Keli McGregor's legacy lives on
It's been a year since Rockies President Keli McGregor, a 6-foot-7 fitness fanatic and former NFL player who was the picture of health, died on a business trip in Utah at age 48, sending shock waves through the club and the Colorado sports and business community.
His legacy lives on in many ways big and small, both in Colorado and in Arizona, where the planning and construction of the Rockies' new spring training complex in Scottsdale consumed much of his final years.
Wednesday marks the one-year anniversary of McGregor's death, and reminders of him are everywhere.
The Rockies have painted his initials ''KSM'' over purple pinstripes inside a giant baseball in right center field. Some players still have his picture on the leaflets handed out at his memorial taped to their lockers.
''I think you see it in the organization that he helped build,'' catcher Chris Iannetta said. ''I think you can see it in the spring training complex that he helped build and I think you can see it off the field in the relationships that he had.''
Manager Jim Tracy said: ''I think the first place and the best place to start would be take a walk through our spring training complex. In addition to the Keli S. McGregor fitness area, his fingerprints are all over our spring training complex.''
Iannetta said Colorado's 12-4 start was directly attributable to the team's move to spiffy new digs in the Phoenix area. No longer do the Rockies have to make two-hour bus trips between Phoenix and Tucson, where they were often forced to face minor leaguers because other teams were reluctant to bring their front-line players and starting pitchers to Hi Corbett Field.
Iannetta said the players were refreshed when the season started and had already hit stride several weeks earlier instead of having to do so in April, when the Rockies have traditionally gotten off to slow starts.
''I think it's the continuity of the lineup, the continuity of the guys playing on consecutive days, not having to travel, and facing better pitching,'' Iannetta said. ''Teams were reluctant to bring their No. 1s down to Tucson, and when we played the Diamondbacks, they never showed us their starting staff anyway. So, I think we've benefited from that.''
Regardless of the wins or losses, ''he would be proud of us because we go out there every single night and play hard and that's all he ever asked for,'' slugger Troy Tulowitzki said.
''And I think not only on the baseball field but I think being good role models off the field is really what he appreciated and standing for the right things,'' Tulowitzki said. ''And in this clubhouse we have a bunch of really good guys on and off the field and that's what he'd be most proud of.''
On Wednesday, the Rockies will dedicate a baseball field in his honor in nearby Lakewood, where he grew up.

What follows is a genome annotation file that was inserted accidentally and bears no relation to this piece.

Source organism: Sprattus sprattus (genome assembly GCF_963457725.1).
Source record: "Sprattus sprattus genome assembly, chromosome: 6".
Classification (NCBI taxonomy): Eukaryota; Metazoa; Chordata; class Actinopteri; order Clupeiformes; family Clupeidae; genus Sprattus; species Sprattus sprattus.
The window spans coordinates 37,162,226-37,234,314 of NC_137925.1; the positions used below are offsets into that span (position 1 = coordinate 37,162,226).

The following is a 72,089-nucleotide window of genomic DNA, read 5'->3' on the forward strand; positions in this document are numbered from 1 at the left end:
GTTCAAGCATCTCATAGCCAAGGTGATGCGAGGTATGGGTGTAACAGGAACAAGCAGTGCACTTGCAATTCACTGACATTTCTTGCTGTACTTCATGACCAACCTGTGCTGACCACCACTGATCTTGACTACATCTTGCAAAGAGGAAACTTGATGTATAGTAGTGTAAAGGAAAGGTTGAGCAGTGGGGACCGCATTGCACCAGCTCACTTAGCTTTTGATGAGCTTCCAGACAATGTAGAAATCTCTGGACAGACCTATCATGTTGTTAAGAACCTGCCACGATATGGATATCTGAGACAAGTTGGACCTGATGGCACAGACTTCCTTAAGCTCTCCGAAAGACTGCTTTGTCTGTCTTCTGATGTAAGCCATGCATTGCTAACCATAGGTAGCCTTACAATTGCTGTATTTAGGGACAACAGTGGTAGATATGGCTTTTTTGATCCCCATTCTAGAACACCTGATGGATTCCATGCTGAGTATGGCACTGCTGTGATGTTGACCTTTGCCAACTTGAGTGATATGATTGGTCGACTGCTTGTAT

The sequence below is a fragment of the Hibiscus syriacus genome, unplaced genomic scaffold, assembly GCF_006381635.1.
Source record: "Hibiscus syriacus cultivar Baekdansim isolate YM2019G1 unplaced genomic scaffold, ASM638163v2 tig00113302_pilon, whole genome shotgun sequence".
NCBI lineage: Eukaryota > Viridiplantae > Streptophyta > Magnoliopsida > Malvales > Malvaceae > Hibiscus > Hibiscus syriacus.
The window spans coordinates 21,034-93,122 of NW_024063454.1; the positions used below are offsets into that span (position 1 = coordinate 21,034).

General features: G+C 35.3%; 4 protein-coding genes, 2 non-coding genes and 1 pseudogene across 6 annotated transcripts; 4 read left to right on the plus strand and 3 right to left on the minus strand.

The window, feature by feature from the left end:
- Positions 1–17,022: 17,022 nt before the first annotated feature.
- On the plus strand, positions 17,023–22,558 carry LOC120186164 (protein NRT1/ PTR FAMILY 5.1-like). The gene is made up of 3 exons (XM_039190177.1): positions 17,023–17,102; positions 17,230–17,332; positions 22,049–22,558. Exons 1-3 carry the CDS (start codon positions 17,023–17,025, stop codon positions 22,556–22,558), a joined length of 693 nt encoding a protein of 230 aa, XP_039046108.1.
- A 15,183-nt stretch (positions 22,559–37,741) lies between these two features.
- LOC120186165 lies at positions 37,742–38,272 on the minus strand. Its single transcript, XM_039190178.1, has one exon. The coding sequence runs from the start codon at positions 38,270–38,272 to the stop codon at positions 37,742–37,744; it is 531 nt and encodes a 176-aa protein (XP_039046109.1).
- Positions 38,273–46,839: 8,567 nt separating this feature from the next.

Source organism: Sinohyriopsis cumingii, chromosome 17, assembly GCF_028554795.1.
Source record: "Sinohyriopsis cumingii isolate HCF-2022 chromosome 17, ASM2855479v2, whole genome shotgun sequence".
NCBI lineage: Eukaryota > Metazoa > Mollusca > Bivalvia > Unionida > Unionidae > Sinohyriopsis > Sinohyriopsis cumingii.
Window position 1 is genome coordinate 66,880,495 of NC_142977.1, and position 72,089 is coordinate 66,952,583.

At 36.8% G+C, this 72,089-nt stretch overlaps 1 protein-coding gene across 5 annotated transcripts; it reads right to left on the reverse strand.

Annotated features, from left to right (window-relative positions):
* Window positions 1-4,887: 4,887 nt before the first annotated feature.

McGregor, a former NFL tight end, had passed a physical just before spring training last year. He'd later caught a cold, but nothing that would have kept him from accompanying other team officials on a business trip to Salt Lake City.
When he didn't meet them in the lobby one morning for their flight home, police were called and found his body in his hotel room. It was later determined the father of four died from a viral heart infection.
McGregor's loss shook the sports communities across Colorado, where he was a multi-sport athlete at Lakewood High School, starred as a tight end at Colorado State and was drafted by the Denver Broncos. He also played for the Colts and Seahawks before going into coaching and then embarking on a career in sports administration, joining the Rockies in 1993.
Commissioner Bud Selig called McGregor ''one of our game's rising young stars.''
His widow, Lori McGregor, told the Denver Post during spring training that tests after her husband's death revealed he had a degenerative brain disease called chronic traumatic encephalopathy, which causes memory impairment, emotional instability, erratic behavior and depression and eventually develops into full-blown dementia.
She said her husband suffered a couple of concussions in college and was transfixed one day when he saw an ESPN report on former NFL players suffering from debilitating depression. Although he displayed no symptoms, he wanted his brain and spinal cord donated to the Center for the Study of Traumatic Encephalopathy based out of Boston University, she said.
CTE can develop when an athlete is exposed to hits that result in concussions or even as a result of repetitive subconcussive contact, according to the center.
A cross-section of his brain was tested and came back positive for CTE, Lori McGregor said, telling the Post: ''That has truly been the answer to my prayers about this, because I understand now that's why Keli went, that's why God took him. Because CTE is ugly and there's no way to treat it. I really, honestly know that's why (the heart virus) happened.
''He let a great man die a great man.''